Culture vulture

Living in a fantasy world
Most of us have been accused at one time or another of “living in a fantasy world.” The funny thing about such an accusation is that it’s perfectly true, but not in the way that our accusers generally mean it. Because most of us are inhabiting worlds generated not by our own fantasies, but are instead ensnared in a tangled web of fantasy spun out of the minds of everyone around us. Unfortunately, due to the economic circumstances of the corporeal world, so many of our fantasies are mutually exclusive that most of us can only imagine what it would be like to live in a world where our fantasies are encouraged to come true.

United solipsists
Tom Wolfe in his book The Electric Kool-Aid Acid Test, recounts a tale about how psychedelic pioneer Ken Kesey, at the time a fugitive from justice, infiltrated one of the Acid Tests dressed in a silver spaceman’s costume. Kesey, intrepid tripper that he was, climbed up on some scaffolding with a device that allowed him to project written messages on the walls. One that got a significant reaction from the gathering of trippers was, “If you think you’re God, get on stage.” Kesey more than likely was just trying to encourage people to take charge of their own fantasies and realize that their power to make choices allows them to generate their own reality. In my fantasy everyone there would have climbed onto the stage and started an elaborate ceremonial dance of mutual self-acceptance that spread out of the building through the city and across the world in a wave of ecstatic union that encompassed every life form, rock, molecule and energy mote in the universe. What would have happened after that I’ll leave up to you.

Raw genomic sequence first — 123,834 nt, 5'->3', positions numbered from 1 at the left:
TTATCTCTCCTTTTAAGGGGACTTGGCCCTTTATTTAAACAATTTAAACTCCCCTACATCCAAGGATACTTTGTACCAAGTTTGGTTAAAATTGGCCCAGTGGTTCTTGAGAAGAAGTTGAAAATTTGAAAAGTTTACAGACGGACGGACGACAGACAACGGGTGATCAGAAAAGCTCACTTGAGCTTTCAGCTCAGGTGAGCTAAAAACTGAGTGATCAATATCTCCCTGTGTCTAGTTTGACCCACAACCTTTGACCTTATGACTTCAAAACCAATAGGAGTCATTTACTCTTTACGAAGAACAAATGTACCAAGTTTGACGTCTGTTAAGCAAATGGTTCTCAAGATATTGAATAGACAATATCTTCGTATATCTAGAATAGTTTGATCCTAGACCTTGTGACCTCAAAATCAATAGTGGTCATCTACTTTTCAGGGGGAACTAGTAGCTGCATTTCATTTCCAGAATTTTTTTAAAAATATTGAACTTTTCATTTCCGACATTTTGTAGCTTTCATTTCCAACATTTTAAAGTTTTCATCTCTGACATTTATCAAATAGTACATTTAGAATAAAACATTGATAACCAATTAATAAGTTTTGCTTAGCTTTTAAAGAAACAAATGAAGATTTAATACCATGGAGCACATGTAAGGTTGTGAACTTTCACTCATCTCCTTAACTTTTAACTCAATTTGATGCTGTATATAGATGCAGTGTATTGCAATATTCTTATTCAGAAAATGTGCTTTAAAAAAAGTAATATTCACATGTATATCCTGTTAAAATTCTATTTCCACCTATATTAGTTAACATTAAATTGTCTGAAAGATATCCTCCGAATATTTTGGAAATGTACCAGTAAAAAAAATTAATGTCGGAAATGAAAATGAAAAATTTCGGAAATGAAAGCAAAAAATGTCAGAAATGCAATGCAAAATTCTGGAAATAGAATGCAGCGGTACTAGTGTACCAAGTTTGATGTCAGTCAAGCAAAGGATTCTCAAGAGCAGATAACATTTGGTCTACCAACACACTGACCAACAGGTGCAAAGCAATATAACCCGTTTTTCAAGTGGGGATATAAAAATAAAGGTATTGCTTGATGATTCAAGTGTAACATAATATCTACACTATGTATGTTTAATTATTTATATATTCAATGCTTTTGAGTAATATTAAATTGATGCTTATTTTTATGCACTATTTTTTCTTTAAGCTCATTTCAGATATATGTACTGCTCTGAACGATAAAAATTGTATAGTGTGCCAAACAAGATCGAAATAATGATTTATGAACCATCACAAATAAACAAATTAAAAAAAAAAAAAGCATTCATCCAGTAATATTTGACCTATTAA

Oh, the humanity
I was walking down Wall Street on my way home from 7-Eleven with a friend and a six-pack when we were surrounded by a half-dozen or so teenage boys who were trying to provoke a fight. My friend stopped to reason with them while I continued across Third Street. When I looked back I saw them knock him down and proceed to apply their Doc Martens to his head and ribs. As I ran back across the street to try to divert them so he could get up and away, I fired the only weapon I had, words. “So are you gonna go home and jack off and think about what a big tough man you are because you beat up a guy who didn’t want to fight you, you chickenshit little pricks?” I yelled in their faces before waking up on a stretcher, soaked in blood from a split eyebrow. I got 20-odd stitches, but I didn’t hear about anybody else getting beat up in the next few months.

Fantasies I’d prefer to avoid

1. Liberian small-boy squads

2. Mercury-laden sashimi

3. Another record by Limp Bizkit

4. The Terminator for governor